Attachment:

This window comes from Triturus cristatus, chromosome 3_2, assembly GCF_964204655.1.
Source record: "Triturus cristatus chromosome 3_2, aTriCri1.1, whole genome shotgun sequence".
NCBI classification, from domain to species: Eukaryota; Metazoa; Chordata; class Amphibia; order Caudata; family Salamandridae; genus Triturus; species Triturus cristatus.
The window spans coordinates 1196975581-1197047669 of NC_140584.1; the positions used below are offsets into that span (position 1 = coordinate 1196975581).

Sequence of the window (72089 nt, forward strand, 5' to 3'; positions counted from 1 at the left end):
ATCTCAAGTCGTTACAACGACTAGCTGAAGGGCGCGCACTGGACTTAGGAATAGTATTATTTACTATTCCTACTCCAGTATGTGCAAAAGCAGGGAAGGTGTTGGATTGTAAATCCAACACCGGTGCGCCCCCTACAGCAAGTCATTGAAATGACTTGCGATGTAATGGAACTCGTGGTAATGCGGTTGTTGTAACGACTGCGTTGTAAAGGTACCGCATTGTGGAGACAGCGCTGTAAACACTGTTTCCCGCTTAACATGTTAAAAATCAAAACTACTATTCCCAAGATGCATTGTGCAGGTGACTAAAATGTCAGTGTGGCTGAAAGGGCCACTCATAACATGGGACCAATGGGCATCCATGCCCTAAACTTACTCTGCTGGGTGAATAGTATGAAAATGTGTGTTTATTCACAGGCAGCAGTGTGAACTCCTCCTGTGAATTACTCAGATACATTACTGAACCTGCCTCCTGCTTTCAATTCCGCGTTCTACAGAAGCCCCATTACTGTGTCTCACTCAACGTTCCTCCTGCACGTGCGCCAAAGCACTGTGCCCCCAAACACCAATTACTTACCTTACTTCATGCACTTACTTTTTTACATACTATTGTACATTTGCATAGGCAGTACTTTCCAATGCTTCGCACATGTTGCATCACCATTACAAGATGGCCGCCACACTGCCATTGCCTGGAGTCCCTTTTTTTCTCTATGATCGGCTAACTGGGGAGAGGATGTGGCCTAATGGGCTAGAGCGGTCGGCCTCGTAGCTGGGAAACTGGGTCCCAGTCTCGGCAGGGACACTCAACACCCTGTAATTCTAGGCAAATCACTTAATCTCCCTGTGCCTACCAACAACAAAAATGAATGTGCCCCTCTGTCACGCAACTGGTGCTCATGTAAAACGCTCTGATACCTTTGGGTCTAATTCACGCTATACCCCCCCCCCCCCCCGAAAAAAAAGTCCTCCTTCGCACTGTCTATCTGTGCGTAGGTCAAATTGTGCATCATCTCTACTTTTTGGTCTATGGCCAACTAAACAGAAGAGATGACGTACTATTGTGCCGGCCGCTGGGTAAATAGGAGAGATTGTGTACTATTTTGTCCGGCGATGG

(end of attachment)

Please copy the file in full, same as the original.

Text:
This window comes from Triturus cristatus, chromosome 3_2, assembly GCF_964204655.1.
Source record: "Triturus cristatus chromosome 3_2, aTriCri1.1, whole genome shotgun sequence".
NCBI classification, from domain to species: Eukaryota; Metazoa; Chordata; class Amphibia; order Caudata; family Salamandridae; genus Triturus; species Triturus cristatus.
The window spans coordinates 1196975581-1197047669 of NC_140584.1; the positions used below are offsets into that span (position 1 = coordinate 1196975581).

Sequence of the window (72089 nt, forward strand, 5' to 3'; positions counted from 1 at the left end):
ATCTCAAGTCGTTACAACGACTAGCTGAAGGGCGCGCACTGGACTTAGGAATAGTATTATTTACTATTCCTACTCCAGTATGTGCAAAAGCAGGGAAGGTGTTGGATTGTAAATCCAACACCGGTGCGCCCCCTACAGCAAGTCATTGAAATGACTTGCGATGTAATGGAACTCGTGGTAATGCGGTTGTTGTAACGACTGCGTTGTAAAGGTACCGCATTGTGGAGACAGCGCTGTAAACACTGTTTCCCGCTTAACATGTTAAAAATCAAAACTACTATTCCCAAGATGCATTGTGCAGGTGACTAAAATGTCAGTGTGGCTGAAAGGGCCACTCATAACATGGGACCAATGGGCATCCATGCCCTAAACTTACTCTGCTGGGTGAATAGTATGAAAATGTGTGTTTATTCACAGGCAGCAGTGTGAACTCCTCCTGTGAATTACTCAGATACATTACTGAACCTGCCTCCTGCTTTCAATTCCGCGTTCTACAGAAGCCCCATTACTGTGTCTCACTCAACGTTCCTCCTGCACGTGCGCCAAAGCACTGTGCCCCCAAACACCAATTACTTACCTTACTTCATGCACTTACTTTTTTACATACTATTGTACATTTGCATAGGCAGTACTTTCCAATGCTTCGCACATGTTGCATCACCATTACAAGATGGCCGCCACACTGCCATTGCCTGGAGTCCCTTTTTTTCTCTATGATCGGCTAACTGGGGAGAGGATGTGGCCTAATGGGCTAGAGCGGTCGGCCTCGTAGCTGGGAAACTGGGTCCCAGTCTCGGCAGGGACACTCAACACCCTGTAATTCTAGGCAAATCACTTAATCTCCCTGTGCCTACCAACAACAAAAATGAATGTGCCCCTCTGTCACGCAACTGGTGCTCATGTAAAACGCTCTGATACCTTTGGGTCTAATTCACGCTATACCCCCCCCCCCCCCCGAAAAAAAAGTCCTCCTTCGCACTGTCTATCTGTGCGTAGGTCAAATTGTGCATCATCTCTACTTTTTGGTCTATGGCCAACTAAACAGAAGAGATGACGTACTATTGTGCCGGCCGCTGGGTAAATAGGAGAGATTGTGTACTATTTTGTCCGGCGATGG